(a.) Sale or exception : by parol or deed.

Leonard V. Clough

133 New York, 292. - 1892.

Earl, Ch. J. - The material facts in this case are as follows: Prior to March 29, 1884, Adaline Clough owned a lot of land in the city of Auburn, upon which there was a small barn, and on that day she conveyed the lot by an ordinary warranty deed to the defendant, Robie Clough, who owned the adjoining lot on the northerly side of the lot thus conveyed. On the 1st day of April, 1884, Robie Clough, by an ordinary warranty deed, conveyed the same lot to her daughter, Mary Gilbert, with the exception of a strip six feet by twelve rods reserved from the northerly side of the lot. About one-third of the barn was upon the strip thus reserved, and thus the dividing line between the two lots after that conveyance ran through the barn, leaving about one-third thereof upon the land of Robie Clough and two-thirds thereof upon the land of Mary Gilbert. At the time of the execution of the deed by Robie Clough to Mrs. Gilbert and immediately thereafter she said to Mrs. Clough and her husband: "Now pa, and ma, the barn is yours; there can nobody interfere with you," and Robie Clough and her husband have ever since been in the occupancy of the barn. On the 28th day of October, 1886, Mrs. Gilbert by an ordinary warranty deed, conveyed the lot to Julia M. Sherwood, and at the time of that conveyance Mrs. Sherwood was informed that the barn belonged to Mrs. Clough and there was a parol reservation of the same. On the 1st day of November, 1886, Mrs. Sherwood, by an ordinary warranty deed, conveyed the lot to Mrs. Eunice Nellis, and at the time of that conveyance Mrs. Nellis was informed by parol that Mrs. Clough owned the barn and that it did not pass. On the 8th day of November, 1888, Mrs. Nellis, by an ordinary warranty deed, conveyed the lot to the plaintiff, and at the time of that conveyance he was informed by parol that the barn belonged to Mrs. Clough and did not pass with the conveyance After he had purchased the lot, Mrs. Clough informed him that she claimed the barn and intended to move it from the lot, and he told her not to move it. After that the defendants moved the barn from the lot, and then the plaintiff brought this action to recover for the value of so much of the barn as stood upon his lot and claimed to recover treble damages.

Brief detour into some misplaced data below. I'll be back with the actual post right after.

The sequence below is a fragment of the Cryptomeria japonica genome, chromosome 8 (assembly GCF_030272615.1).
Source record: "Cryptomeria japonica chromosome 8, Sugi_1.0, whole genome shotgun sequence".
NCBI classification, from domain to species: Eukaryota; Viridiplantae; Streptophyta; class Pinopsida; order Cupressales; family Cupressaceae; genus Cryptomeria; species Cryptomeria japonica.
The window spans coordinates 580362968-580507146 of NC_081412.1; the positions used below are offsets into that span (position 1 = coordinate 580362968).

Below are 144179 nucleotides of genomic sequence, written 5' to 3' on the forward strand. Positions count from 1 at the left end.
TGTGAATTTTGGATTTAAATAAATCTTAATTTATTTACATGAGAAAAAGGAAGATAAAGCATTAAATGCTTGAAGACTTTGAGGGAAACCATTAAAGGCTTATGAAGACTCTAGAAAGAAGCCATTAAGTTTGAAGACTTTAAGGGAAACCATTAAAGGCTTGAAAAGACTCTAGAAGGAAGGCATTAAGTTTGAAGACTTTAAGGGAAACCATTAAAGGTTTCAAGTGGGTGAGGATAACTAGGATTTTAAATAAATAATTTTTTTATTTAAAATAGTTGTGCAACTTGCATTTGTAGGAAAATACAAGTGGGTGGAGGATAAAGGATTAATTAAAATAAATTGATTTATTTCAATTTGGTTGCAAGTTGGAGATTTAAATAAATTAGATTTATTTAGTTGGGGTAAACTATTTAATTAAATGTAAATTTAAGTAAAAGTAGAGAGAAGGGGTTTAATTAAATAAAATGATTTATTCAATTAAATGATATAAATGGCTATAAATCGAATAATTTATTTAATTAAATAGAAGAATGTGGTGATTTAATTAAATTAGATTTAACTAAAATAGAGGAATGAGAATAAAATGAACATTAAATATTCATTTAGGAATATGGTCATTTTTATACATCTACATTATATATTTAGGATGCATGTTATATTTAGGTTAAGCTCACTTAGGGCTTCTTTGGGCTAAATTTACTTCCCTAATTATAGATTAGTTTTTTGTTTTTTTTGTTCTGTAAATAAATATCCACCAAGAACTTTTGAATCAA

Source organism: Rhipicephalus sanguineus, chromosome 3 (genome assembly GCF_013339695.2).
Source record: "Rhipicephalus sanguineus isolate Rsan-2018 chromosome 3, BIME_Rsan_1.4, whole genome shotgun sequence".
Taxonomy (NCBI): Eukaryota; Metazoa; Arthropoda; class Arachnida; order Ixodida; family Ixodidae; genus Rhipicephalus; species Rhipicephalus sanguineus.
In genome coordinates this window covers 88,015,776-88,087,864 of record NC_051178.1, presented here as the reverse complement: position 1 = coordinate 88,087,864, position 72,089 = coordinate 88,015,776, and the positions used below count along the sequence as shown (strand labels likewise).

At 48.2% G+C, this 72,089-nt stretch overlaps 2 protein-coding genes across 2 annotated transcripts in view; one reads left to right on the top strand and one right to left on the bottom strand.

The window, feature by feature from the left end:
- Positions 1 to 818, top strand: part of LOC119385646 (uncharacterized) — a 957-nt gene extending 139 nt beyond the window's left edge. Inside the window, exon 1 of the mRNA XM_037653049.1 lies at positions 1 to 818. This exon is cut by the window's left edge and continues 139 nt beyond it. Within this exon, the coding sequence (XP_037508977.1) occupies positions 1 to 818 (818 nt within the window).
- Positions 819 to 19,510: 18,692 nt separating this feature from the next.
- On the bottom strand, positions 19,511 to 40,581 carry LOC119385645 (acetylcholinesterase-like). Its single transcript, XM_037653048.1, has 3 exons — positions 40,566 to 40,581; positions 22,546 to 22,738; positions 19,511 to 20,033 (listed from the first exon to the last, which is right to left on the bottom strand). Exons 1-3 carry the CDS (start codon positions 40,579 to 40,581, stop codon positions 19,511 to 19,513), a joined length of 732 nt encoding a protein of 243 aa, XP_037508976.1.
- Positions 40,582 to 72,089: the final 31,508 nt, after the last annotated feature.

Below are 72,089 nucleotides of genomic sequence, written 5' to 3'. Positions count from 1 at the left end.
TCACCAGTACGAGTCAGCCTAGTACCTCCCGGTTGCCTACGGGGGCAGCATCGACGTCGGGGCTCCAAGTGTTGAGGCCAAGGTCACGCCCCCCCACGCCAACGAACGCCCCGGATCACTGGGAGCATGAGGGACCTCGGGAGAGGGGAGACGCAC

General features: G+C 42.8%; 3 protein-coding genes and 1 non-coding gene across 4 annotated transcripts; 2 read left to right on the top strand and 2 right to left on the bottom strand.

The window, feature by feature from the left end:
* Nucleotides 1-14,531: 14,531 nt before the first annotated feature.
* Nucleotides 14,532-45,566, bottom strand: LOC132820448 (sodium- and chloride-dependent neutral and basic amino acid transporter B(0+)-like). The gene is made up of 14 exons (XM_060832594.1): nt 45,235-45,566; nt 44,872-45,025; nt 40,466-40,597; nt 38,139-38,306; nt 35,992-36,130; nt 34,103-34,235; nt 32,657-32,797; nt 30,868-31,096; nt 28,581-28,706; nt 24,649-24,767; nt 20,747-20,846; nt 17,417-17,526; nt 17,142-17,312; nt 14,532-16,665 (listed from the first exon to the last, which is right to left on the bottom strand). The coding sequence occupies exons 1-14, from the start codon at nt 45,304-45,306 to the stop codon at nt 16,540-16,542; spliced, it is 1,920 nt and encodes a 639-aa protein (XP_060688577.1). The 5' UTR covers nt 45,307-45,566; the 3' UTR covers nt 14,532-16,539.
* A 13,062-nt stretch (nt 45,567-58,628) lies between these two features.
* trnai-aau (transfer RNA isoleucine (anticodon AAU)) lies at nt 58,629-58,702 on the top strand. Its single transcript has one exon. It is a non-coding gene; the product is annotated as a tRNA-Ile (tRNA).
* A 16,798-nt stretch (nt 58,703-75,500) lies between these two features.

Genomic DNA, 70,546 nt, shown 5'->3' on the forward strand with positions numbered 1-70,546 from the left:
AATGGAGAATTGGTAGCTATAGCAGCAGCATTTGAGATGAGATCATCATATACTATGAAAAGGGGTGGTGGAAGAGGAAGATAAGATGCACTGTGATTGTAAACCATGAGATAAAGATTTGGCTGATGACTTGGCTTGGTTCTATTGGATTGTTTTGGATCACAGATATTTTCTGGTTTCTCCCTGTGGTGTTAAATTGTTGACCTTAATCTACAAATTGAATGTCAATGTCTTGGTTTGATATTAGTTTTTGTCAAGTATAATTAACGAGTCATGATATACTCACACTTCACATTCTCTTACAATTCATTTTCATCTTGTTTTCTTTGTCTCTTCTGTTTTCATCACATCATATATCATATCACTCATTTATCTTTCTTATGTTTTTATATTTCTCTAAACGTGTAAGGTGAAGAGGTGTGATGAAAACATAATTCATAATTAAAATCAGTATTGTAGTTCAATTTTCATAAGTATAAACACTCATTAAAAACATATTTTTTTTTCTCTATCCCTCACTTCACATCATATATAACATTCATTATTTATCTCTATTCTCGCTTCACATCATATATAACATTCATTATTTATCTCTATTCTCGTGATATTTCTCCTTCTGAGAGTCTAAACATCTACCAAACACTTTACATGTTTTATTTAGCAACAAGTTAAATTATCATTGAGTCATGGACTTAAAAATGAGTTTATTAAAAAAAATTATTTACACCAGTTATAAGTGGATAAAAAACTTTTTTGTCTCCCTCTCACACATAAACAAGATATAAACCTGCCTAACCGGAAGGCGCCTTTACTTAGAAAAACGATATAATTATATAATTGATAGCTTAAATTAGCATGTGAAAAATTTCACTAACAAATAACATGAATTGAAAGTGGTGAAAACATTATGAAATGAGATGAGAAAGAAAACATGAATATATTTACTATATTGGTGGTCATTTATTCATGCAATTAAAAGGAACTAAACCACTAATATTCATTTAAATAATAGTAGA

The barn was a wooden structure, worth less than $200., and rested upon four large stones at the corners and smaller stones at other places.

Upon the trial the plaintiff objected to the parol evidence given by the defendants to show the parol reservation of the barn at the times of the several conveyances of the lot. But the court overruled the objections and received the evidence. The court below held that the evidence was competent; that the barn after the conveyance by Mrs. Clough to her daughter became and remained personal property, and that she had a lawful right to remove the same, and judgment was entered upon the verdict in favor of the defendants.